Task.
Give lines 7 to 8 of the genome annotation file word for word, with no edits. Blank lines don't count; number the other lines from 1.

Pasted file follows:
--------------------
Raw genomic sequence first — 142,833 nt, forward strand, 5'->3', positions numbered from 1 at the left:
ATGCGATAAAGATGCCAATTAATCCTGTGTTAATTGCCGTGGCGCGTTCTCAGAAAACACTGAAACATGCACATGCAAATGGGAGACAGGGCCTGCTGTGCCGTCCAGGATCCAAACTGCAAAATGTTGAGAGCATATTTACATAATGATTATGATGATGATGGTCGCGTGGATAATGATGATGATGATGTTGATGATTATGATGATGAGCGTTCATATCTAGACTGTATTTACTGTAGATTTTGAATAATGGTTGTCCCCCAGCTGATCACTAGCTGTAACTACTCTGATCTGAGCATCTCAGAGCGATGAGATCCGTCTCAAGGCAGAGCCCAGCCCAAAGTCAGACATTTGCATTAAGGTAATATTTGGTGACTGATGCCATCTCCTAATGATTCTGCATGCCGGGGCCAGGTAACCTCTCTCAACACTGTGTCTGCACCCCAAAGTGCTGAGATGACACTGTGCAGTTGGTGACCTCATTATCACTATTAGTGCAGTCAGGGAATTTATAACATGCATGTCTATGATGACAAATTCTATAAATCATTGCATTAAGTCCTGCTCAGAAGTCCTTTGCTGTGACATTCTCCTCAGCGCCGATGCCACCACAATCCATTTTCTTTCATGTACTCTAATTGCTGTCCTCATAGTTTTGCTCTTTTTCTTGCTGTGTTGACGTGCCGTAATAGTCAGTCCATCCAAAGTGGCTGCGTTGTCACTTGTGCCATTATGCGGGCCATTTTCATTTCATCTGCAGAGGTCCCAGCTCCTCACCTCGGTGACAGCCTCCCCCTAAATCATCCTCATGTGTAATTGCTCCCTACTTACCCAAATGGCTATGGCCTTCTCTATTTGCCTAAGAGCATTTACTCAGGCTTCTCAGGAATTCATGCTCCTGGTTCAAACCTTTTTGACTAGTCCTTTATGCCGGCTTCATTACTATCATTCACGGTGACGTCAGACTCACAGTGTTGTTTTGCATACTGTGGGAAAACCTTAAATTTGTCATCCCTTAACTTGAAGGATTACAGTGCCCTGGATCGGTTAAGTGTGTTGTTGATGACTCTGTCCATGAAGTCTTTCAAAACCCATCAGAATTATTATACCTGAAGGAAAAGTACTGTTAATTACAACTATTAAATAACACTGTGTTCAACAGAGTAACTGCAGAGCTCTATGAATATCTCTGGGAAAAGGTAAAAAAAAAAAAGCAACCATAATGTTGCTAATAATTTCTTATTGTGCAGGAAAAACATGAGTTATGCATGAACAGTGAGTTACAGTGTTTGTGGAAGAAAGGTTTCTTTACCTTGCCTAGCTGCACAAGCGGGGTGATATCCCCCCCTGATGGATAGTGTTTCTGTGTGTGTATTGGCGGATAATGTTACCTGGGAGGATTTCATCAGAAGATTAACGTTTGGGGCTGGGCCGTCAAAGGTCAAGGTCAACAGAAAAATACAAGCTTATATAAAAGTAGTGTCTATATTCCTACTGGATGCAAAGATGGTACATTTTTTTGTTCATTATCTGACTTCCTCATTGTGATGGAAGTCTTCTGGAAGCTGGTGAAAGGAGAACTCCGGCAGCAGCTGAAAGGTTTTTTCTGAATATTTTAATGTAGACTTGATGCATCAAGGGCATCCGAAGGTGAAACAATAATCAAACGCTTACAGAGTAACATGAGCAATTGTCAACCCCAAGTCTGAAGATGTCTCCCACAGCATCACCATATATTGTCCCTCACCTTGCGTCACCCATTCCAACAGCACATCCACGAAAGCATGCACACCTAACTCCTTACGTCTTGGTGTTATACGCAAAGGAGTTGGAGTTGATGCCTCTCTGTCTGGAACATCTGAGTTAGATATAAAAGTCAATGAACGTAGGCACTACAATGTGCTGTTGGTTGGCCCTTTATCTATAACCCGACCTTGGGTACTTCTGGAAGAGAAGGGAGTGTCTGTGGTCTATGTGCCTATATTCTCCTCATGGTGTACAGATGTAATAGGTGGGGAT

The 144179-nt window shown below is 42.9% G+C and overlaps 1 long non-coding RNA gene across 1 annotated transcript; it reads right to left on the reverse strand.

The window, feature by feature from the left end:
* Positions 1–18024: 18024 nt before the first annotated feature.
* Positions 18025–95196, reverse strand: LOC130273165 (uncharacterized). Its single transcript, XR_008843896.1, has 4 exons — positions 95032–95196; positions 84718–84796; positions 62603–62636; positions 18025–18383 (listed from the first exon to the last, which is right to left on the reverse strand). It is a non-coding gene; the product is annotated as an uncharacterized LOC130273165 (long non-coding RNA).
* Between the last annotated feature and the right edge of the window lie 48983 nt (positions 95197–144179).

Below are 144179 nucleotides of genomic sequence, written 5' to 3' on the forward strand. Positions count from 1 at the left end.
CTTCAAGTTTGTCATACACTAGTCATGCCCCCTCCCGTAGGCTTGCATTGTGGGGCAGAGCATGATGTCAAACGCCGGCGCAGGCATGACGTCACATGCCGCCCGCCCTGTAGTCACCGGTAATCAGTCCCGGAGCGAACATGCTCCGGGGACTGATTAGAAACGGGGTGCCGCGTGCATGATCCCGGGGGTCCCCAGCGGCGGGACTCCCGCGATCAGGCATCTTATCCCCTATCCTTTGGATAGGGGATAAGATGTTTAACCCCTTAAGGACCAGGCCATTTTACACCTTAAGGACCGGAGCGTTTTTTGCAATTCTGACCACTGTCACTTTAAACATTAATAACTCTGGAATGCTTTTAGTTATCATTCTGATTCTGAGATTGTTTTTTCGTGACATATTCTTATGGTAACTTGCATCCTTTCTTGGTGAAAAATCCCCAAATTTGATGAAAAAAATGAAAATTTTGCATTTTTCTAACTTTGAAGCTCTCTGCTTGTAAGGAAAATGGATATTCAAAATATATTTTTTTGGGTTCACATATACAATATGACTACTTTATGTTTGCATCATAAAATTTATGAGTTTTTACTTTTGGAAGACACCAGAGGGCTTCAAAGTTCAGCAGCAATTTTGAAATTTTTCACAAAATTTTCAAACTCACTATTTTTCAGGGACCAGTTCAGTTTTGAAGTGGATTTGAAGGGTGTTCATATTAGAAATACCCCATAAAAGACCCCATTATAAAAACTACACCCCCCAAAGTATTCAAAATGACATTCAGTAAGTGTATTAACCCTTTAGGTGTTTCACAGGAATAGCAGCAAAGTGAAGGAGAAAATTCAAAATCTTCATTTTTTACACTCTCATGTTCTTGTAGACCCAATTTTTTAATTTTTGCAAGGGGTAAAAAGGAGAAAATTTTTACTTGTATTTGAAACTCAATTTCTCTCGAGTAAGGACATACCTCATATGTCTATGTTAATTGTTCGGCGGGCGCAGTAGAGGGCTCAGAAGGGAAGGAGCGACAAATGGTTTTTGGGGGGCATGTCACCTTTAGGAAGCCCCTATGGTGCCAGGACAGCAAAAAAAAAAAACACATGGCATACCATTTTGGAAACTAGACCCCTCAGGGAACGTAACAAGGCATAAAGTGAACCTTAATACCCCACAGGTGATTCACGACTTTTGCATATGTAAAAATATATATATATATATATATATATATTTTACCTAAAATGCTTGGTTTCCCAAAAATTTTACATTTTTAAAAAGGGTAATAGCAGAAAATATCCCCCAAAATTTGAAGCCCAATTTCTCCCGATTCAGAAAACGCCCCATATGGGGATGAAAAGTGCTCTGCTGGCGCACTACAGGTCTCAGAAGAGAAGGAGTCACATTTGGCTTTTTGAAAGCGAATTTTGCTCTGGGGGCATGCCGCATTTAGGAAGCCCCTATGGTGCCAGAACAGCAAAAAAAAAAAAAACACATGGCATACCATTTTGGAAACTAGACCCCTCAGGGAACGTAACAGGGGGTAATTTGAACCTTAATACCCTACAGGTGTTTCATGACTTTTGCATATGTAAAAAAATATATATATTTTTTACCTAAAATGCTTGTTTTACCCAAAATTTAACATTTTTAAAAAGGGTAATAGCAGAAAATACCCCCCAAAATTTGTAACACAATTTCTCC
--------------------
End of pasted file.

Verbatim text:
* Between the last annotated feature and the right edge of the window lie 48983 nt (positions 95197–144179).

Below are 144179 nucleotides of genomic sequence, written 5' to 3' on the forward strand. Positions count from 1 at the left end.